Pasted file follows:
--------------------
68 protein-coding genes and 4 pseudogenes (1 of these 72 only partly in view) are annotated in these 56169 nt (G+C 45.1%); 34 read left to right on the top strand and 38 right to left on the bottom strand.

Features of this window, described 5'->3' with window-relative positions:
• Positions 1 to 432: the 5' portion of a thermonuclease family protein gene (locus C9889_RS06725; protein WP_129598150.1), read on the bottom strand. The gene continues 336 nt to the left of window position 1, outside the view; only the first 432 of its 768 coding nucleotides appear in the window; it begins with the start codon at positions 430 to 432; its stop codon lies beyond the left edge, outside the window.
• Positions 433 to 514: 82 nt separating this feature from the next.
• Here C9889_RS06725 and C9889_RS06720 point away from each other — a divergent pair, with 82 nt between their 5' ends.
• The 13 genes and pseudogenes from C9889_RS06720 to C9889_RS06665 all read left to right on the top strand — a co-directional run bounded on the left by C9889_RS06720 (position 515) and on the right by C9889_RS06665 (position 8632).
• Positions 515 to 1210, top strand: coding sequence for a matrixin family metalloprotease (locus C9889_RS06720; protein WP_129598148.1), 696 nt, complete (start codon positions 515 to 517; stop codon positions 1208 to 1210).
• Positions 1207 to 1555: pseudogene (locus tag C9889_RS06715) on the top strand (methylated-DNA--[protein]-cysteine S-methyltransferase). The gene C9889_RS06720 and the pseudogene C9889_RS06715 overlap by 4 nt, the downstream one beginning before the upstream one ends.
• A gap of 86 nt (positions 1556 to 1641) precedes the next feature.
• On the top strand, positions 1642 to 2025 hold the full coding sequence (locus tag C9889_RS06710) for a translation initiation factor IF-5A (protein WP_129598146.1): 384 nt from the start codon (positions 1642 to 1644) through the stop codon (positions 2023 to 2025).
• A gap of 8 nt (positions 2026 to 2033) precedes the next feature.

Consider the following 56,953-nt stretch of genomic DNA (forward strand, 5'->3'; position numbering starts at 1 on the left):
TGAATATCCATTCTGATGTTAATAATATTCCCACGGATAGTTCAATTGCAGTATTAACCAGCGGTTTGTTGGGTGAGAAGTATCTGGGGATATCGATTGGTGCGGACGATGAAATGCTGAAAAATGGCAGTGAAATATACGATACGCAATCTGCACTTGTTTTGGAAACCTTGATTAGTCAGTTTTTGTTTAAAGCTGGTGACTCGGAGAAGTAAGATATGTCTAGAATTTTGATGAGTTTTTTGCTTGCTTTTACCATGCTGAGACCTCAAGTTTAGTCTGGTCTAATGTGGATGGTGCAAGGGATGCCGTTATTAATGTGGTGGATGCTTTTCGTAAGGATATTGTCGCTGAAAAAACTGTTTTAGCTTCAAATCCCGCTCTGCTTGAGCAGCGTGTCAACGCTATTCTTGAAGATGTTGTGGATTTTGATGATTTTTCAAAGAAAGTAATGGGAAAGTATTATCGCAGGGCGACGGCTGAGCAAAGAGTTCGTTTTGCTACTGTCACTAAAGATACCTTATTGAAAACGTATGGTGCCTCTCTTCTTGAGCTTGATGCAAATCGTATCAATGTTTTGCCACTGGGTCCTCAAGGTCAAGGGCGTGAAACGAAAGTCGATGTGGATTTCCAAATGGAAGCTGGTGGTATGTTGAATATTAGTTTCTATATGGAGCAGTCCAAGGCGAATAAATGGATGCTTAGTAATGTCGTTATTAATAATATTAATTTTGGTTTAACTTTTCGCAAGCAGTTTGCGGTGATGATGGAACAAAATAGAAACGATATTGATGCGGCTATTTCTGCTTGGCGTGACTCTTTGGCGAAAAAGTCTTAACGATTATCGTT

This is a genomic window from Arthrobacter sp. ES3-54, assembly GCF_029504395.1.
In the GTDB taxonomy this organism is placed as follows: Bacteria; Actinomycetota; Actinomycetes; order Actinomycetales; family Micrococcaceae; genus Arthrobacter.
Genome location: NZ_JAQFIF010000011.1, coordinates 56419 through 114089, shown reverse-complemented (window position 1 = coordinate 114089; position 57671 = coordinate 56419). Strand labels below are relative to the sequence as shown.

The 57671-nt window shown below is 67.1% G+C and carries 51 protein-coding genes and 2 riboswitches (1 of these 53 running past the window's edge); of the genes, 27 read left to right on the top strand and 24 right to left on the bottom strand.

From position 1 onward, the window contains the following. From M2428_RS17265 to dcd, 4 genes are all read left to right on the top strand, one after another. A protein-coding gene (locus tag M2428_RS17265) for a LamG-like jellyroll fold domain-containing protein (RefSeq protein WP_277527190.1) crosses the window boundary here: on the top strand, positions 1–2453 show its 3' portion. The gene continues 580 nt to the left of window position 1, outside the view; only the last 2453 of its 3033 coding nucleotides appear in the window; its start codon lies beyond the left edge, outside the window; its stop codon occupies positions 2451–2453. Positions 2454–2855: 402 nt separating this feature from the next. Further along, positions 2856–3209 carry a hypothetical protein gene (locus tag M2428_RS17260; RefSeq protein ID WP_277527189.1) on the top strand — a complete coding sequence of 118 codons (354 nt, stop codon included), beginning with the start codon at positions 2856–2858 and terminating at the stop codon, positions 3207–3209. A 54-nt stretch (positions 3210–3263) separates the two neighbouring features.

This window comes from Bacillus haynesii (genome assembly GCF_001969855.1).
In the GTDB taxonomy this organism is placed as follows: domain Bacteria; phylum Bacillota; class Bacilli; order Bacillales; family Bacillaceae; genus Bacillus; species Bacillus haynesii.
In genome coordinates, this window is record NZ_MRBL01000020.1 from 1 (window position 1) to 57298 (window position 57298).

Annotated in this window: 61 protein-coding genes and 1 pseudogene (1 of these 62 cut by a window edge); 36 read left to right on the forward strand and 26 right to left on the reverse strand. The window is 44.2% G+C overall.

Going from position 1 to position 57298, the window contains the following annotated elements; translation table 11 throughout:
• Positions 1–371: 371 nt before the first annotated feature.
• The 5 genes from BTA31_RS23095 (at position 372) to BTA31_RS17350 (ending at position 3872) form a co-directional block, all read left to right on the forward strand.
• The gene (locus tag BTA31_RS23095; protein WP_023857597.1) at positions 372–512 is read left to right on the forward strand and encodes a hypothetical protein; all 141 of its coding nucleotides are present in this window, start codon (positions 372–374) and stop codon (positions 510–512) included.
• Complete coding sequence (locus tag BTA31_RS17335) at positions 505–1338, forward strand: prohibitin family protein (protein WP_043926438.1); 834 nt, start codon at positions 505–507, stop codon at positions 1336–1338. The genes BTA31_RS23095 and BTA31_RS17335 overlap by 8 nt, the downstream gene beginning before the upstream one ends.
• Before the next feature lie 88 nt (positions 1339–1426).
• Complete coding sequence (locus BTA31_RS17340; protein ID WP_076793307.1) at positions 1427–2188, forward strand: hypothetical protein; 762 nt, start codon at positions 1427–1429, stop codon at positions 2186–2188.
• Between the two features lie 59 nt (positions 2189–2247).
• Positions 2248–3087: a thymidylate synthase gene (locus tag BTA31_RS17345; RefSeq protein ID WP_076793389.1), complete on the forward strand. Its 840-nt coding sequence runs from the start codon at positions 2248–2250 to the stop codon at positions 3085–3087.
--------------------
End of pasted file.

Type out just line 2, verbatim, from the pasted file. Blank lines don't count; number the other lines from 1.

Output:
Features of this window, described 5'->3' with window-relative positions: